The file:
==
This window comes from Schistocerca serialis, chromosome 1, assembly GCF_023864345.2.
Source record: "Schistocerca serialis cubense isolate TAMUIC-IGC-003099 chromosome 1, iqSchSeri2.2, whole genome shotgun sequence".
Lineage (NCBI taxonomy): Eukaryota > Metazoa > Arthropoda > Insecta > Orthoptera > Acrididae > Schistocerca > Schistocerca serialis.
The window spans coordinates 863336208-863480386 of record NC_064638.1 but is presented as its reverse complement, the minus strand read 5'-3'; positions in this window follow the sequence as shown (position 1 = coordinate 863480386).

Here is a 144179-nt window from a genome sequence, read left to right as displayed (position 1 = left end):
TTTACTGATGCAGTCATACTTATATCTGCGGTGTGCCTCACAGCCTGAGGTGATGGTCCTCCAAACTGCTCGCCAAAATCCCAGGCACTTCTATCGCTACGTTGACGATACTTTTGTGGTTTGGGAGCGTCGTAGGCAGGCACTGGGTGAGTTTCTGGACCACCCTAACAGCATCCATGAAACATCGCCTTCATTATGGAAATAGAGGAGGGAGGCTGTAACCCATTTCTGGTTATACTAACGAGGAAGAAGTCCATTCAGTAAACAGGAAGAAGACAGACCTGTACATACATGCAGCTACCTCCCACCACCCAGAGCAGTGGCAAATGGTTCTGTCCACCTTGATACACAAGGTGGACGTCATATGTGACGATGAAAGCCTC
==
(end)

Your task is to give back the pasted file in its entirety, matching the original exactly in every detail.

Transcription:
This window comes from Schistocerca serialis, chromosome 1, assembly GCF_023864345.2.
Source record: "Schistocerca serialis cubense isolate TAMUIC-IGC-003099 chromosome 1, iqSchSeri2.2, whole genome shotgun sequence".
Lineage (NCBI taxonomy): Eukaryota > Metazoa > Arthropoda > Insecta > Orthoptera > Acrididae > Schistocerca > Schistocerca serialis.
The window spans coordinates 863336208-863480386 of record NC_064638.1 but is presented as its reverse complement, the minus strand read 5'-3'; positions in this window follow the sequence as shown (position 1 = coordinate 863480386).

Here is a 144179-nt window from a genome sequence, read left to right as displayed (position 1 = left end):
TTTACTGATGCAGTCATACTTATATCTGCGGTGTGCCTCACAGCCTGAGGTGATGGTCCTCCAAACTGCTCGCCAAAATCCCAGGCACTTCTATCGCTACGTTGACGATACTTTTGTGGTTTGGGAGCGTCGTAGGCAGGCACTGGGTGAGTTTCTGGACCACCCTAACAGCATCCATGAAACATCGCCTTCATTATGGAAATAGAGGAGGGAGGCTGTAACCCATTTCTGGTTATACTAACGAGGAAGAAGTCCATTCAGTAAACAGGAAGAAGACAGACCTGTACATACATGCAGCTACCTCCCACCACCCAGAGCAGTGGCAAATGGTTCTGTCCACCTTGATACACAAGGTGGACGTCATATGTGACGATGAAAGCCTC